It is a cowardly act for a professor to take advantage of student immaturity by indoctrinating pupils with his opinions before the students have developed the maturity and skill to examine other opinions. It is also dereliction of duty of college administrators and boards of trustees to permit the continuance of what some professors and students are doing in the name of higher education.

Langbert’s findings suggest biases in college research and academic policy, where leftist political homogeneity is embedded in the college culture. The leftist bias at most of the nation’s colleges is in stark contrast to the political leanings of our nation.

According to a number of Pew Research Center surveys, most Americans identify as conservative. These Americans are seeing their tax dollars and tuition dollars going to people who have contempt for their values and seek to indoctrinate their children with leftist ideas.


Thursday, May 03, 2018

The Case Against Free College Tuition

Two highly contradictory happenings have occurred over the past year. On the one hand, published research increasingly suggests that the high returns on investments in higher education are minimally exaggerated (my argument in a forthcoming book) and often even non-existent (Bryan Caplan’s point in his new The Case Against Education). The private personal gains from college do not reflect much vocationally relevant learning, but rather diplomas tell employers that recipients are smarter, more disciplined, more motivated workers for reasons unrelated to college skill acquisition. This research suggests that we are over-invested in universities, and that public subsidies for colleges have a relatively low rate of return for the broader society.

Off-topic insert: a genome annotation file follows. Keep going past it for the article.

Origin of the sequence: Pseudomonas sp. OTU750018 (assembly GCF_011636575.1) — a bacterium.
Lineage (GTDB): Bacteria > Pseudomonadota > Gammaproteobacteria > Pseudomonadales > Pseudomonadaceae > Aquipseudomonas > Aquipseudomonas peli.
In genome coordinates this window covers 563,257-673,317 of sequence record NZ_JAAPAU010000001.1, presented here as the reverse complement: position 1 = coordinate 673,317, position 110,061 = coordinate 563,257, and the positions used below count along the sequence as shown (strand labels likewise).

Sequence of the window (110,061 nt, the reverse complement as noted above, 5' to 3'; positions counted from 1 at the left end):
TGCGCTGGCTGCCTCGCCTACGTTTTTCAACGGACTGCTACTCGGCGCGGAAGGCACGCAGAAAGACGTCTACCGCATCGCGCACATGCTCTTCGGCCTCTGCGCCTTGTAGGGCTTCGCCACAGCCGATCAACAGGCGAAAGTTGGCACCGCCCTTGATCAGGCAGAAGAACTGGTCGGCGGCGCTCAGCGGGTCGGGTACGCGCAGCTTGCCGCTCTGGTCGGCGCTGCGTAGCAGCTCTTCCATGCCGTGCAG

The second contradictory trend is a growing movement to encourage attendance by making college “free.” States such as New York, Oregon and, perhaps somewhat surprisingly, Tennessee, have embraced the concept of free tuition for community college attendance. The newly elected New Jersey governor Phil Murphy has enthusiastically embraced the idea, first prompted most conspicuously by Bernie Sanders, to be financed in New Jersey by raising taxes on affluent residents, with the top rate on the income tax going to 10.75% from 8.97%, as well as increasing the sales tax.

There are some seemingly good arguments for free community college –we have free tuition for 11th and 12th grade, why not 13th or 14th grade (community college?)  The cost of  community college is usually low –far less than that at conventional four year universities –and often even less than per pupil costs at some outrageously inefficient large K-12 school districts. Therefore there is a case for nudging high-risk students with problematic academic records to go to these lower cost schools rather than expensive four-year universities, with easy transfer to the four-year schools if successful at the community college level. There are also attractive arguments supporting those wishing to acquire skills like driving long distance trucks or welding, well-paying vocational jobs in much demand.